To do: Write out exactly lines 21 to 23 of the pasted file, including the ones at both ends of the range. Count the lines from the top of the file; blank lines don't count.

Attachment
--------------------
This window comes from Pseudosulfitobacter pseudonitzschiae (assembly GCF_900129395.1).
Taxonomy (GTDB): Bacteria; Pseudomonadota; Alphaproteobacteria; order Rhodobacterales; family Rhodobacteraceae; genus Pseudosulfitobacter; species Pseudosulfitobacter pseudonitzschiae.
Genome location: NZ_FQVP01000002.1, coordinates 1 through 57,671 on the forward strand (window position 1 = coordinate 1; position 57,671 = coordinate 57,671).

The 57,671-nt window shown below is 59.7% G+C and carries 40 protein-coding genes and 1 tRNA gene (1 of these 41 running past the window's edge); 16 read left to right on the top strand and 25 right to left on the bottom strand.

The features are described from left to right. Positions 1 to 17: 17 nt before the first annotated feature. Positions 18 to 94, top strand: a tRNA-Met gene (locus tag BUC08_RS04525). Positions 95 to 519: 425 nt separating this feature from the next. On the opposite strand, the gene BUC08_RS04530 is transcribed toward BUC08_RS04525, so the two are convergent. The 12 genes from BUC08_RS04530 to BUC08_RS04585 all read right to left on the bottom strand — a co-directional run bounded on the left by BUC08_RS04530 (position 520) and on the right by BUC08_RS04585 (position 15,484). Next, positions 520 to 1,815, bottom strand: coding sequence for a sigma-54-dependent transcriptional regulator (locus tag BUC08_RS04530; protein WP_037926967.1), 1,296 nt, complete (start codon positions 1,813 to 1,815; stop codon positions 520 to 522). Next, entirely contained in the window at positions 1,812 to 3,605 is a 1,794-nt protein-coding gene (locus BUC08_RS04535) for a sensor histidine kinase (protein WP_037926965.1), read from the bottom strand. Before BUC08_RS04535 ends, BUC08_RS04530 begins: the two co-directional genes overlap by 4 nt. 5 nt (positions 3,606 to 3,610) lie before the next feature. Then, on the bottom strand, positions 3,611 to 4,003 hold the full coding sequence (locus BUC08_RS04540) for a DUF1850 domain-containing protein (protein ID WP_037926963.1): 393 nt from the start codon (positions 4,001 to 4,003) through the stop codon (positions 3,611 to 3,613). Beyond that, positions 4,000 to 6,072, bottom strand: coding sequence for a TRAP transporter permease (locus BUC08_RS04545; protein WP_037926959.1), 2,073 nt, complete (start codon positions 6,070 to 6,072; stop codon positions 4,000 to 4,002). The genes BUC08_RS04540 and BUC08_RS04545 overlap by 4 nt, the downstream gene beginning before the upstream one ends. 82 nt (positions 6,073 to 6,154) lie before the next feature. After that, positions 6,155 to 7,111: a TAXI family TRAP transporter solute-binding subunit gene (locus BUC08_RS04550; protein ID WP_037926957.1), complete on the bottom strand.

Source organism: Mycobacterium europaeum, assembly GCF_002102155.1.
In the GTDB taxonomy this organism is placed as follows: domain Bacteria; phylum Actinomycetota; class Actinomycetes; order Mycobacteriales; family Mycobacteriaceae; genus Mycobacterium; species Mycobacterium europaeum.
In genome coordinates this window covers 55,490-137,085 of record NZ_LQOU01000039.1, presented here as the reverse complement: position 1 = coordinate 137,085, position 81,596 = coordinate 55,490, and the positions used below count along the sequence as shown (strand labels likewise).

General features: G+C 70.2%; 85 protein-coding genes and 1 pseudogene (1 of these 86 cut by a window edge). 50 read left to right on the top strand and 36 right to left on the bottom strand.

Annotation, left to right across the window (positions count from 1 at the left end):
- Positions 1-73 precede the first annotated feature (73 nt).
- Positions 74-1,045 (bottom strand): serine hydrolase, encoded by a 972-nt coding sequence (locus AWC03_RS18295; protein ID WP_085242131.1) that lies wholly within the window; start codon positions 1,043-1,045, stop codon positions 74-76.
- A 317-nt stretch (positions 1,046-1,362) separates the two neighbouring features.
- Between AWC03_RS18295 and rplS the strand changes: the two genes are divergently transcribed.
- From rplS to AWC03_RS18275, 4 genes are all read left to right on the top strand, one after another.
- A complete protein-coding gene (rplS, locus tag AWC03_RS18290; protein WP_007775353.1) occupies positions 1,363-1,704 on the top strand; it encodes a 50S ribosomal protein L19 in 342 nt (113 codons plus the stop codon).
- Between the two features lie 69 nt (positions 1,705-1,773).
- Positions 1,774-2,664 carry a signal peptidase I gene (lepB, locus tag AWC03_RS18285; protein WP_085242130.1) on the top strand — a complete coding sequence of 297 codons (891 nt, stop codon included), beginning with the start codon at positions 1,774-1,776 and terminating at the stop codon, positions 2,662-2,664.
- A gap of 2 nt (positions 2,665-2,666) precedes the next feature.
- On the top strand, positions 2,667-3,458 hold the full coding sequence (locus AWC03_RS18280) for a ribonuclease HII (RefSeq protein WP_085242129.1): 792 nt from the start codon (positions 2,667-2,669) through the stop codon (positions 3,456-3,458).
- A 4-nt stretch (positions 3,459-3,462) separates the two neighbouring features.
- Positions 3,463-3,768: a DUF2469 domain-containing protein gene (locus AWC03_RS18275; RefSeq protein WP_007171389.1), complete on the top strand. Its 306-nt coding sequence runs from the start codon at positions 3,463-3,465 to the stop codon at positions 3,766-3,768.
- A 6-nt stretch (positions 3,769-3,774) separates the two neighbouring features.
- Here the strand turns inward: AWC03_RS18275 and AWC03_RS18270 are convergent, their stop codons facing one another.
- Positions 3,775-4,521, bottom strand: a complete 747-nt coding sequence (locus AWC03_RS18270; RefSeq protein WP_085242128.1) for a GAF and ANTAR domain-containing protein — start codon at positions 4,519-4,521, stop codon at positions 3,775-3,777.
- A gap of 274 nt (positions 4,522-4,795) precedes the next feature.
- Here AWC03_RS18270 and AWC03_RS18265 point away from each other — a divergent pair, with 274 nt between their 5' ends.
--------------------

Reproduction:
- A 4-nt stretch (positions 3,459-3,462) separates the two neighbouring features.
- Positions 3,463-3,768: a DUF2469 domain-containing protein gene (locus AWC03_RS18275; RefSeq protein WP_007171389.1), complete on the top strand. Its 306-nt coding sequence runs from the start codon at positions 3,463-3,465 to the stop codon at positions 3,766-3,768.
- A 6-nt stretch (positions 3,769-3,774) separates the two neighbouring features.